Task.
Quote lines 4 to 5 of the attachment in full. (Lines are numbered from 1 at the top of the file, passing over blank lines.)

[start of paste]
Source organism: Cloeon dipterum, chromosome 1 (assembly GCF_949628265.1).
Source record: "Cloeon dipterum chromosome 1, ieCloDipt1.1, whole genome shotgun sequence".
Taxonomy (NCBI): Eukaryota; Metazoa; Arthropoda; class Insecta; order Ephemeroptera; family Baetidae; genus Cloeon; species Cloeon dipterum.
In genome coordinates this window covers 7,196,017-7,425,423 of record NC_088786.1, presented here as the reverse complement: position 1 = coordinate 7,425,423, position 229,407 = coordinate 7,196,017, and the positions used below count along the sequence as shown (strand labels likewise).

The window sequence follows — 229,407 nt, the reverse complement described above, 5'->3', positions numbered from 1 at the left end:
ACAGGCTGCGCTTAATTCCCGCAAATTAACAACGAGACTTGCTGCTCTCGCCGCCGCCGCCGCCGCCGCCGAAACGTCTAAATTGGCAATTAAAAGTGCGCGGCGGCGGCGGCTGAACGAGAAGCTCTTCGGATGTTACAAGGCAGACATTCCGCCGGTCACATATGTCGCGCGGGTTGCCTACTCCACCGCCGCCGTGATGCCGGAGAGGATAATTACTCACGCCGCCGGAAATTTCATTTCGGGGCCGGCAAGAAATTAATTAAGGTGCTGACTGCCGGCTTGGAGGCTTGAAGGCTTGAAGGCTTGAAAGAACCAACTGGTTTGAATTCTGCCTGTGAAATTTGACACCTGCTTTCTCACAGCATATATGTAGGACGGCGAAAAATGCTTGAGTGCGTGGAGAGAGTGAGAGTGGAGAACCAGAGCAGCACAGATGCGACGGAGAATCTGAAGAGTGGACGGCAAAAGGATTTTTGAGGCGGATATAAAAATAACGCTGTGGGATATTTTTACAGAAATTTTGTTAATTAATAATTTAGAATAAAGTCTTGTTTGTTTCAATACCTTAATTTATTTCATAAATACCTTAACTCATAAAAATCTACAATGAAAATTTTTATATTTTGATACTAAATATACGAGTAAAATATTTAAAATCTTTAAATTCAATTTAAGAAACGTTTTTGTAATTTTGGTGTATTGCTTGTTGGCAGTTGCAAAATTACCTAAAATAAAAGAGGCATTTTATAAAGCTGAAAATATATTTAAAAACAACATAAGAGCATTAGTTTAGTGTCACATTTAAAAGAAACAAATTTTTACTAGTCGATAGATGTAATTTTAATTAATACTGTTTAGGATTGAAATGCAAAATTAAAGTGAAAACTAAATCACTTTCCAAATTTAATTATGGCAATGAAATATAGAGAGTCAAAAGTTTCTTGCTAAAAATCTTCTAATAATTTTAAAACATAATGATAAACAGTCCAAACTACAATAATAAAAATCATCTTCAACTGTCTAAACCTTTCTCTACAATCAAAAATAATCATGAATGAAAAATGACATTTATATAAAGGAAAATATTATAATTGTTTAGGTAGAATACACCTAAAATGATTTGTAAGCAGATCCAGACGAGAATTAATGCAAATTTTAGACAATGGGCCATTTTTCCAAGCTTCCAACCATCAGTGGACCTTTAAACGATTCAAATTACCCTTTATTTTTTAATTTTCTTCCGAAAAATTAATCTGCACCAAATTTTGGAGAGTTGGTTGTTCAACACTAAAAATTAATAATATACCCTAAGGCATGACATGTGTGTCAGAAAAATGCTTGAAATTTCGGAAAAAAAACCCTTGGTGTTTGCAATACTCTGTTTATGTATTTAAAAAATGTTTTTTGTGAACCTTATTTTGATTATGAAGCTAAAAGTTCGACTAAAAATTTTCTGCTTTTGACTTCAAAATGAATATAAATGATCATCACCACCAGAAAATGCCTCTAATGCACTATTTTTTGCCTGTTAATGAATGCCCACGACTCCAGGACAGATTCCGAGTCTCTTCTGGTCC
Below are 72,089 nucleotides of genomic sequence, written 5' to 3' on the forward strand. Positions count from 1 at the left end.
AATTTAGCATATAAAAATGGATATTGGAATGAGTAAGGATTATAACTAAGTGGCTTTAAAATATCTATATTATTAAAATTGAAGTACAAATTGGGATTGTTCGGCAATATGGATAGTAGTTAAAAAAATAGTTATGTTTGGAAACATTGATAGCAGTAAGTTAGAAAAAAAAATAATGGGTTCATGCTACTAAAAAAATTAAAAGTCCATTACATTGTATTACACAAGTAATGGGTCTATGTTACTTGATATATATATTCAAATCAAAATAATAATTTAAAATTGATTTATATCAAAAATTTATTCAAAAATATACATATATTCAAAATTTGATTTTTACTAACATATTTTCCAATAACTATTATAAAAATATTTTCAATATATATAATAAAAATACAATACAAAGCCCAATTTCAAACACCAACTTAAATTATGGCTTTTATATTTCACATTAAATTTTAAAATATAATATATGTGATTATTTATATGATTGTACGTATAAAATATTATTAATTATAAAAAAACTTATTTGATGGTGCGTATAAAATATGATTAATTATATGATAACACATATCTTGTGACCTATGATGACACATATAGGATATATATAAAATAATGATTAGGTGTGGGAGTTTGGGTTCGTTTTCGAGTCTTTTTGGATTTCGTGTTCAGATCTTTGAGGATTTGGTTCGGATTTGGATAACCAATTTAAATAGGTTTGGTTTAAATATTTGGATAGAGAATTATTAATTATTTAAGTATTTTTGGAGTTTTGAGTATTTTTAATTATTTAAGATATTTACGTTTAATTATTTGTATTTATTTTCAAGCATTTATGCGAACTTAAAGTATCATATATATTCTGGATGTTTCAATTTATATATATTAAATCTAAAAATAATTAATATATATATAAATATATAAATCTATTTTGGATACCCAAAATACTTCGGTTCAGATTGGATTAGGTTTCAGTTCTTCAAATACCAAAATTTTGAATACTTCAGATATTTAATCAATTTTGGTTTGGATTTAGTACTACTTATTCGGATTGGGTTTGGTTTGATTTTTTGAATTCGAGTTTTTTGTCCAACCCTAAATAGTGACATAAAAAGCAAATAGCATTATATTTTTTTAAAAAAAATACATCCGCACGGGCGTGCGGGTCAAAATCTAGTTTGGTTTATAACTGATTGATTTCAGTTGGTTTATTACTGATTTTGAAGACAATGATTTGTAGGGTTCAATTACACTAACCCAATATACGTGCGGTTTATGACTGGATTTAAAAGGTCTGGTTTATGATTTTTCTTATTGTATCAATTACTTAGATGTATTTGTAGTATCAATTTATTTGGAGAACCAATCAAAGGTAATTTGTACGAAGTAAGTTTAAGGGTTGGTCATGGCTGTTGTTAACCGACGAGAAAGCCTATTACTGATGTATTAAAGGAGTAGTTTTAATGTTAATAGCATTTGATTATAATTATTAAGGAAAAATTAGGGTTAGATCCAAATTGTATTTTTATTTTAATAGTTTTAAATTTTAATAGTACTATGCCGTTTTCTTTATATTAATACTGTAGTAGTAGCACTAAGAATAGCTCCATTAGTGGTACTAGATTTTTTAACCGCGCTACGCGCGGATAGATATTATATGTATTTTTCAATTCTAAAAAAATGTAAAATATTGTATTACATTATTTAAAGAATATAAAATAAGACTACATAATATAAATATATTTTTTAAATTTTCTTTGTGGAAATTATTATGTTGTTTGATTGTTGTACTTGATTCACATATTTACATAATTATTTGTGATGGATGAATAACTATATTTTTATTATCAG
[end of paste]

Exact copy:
In genome coordinates this window covers 7,196,017-7,425,423 of record NC_088786.1, presented here as the reverse complement: position 1 = coordinate 7,425,423, position 229,407 = coordinate 7,196,017, and the positions used below count along the sequence as shown (strand labels likewise).

The window sequence follows — 229,407 nt, the reverse complement described above, 5'->3', positions numbered from 1 at the left end: